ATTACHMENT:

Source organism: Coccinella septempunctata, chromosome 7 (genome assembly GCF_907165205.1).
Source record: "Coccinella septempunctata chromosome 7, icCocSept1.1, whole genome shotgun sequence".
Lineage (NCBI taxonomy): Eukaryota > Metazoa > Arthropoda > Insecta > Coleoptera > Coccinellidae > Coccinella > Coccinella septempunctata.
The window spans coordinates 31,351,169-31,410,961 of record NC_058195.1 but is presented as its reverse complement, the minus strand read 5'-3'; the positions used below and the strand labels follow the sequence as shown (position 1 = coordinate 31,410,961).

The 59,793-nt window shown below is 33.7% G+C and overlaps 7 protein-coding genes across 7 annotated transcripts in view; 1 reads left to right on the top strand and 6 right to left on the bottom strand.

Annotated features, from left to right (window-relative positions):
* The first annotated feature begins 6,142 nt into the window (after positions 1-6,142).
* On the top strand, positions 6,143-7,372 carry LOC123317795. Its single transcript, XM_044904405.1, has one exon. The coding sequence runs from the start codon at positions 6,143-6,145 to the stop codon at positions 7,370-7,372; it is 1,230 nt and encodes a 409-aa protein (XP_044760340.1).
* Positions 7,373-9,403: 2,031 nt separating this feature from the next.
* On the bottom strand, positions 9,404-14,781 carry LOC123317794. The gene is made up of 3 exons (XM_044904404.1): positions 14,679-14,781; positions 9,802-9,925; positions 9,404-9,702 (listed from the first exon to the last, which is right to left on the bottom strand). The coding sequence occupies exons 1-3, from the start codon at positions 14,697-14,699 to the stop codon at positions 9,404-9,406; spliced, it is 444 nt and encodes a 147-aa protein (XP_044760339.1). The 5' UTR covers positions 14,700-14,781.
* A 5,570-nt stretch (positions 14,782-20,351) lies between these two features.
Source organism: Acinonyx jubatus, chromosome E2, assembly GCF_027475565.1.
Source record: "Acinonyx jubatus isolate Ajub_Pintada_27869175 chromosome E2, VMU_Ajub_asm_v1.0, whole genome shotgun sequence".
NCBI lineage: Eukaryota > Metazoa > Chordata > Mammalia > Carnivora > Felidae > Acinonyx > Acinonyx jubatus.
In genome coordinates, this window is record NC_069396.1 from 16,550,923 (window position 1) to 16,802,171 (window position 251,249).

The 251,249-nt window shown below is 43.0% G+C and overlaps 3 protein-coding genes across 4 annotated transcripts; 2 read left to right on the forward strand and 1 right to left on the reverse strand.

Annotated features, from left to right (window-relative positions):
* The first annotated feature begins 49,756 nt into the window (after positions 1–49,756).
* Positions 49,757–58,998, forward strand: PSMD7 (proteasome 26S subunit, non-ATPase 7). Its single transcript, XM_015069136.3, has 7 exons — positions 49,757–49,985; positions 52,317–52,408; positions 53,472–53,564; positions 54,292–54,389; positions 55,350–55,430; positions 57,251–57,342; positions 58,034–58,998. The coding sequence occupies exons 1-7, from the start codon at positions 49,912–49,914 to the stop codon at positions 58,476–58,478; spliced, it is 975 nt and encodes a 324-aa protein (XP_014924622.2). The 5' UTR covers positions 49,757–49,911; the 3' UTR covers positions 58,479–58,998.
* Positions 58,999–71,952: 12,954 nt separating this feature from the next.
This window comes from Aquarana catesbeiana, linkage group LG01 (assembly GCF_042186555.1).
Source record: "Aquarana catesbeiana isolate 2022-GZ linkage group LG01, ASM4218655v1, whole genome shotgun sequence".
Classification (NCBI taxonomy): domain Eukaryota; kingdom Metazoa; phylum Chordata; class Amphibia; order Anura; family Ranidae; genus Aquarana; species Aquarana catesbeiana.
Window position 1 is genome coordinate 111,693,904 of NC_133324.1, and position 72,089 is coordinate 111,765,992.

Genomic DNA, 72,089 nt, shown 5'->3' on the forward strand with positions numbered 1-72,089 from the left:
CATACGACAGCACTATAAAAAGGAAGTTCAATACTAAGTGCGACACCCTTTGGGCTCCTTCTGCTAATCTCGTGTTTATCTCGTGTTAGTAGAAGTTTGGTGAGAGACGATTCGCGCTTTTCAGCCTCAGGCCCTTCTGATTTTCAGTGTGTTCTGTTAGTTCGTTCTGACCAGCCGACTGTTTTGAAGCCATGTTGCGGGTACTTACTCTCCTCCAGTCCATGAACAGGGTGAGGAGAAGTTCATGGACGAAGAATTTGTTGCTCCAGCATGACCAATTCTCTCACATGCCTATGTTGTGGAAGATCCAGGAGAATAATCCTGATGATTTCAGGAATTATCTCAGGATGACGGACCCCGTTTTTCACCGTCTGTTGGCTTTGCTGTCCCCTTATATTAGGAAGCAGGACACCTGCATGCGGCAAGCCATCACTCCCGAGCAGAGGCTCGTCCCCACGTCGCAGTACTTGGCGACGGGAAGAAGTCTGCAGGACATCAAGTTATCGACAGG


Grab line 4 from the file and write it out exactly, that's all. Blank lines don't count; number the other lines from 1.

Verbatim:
The window spans coordinates 31,351,169-31,410,961 of record NC_058195.1 but is presented as its reverse complement, the minus strand read 5'-3'; the positions used below and the strand labels follow the sequence as shown (position 1 = coordinate 31,410,961).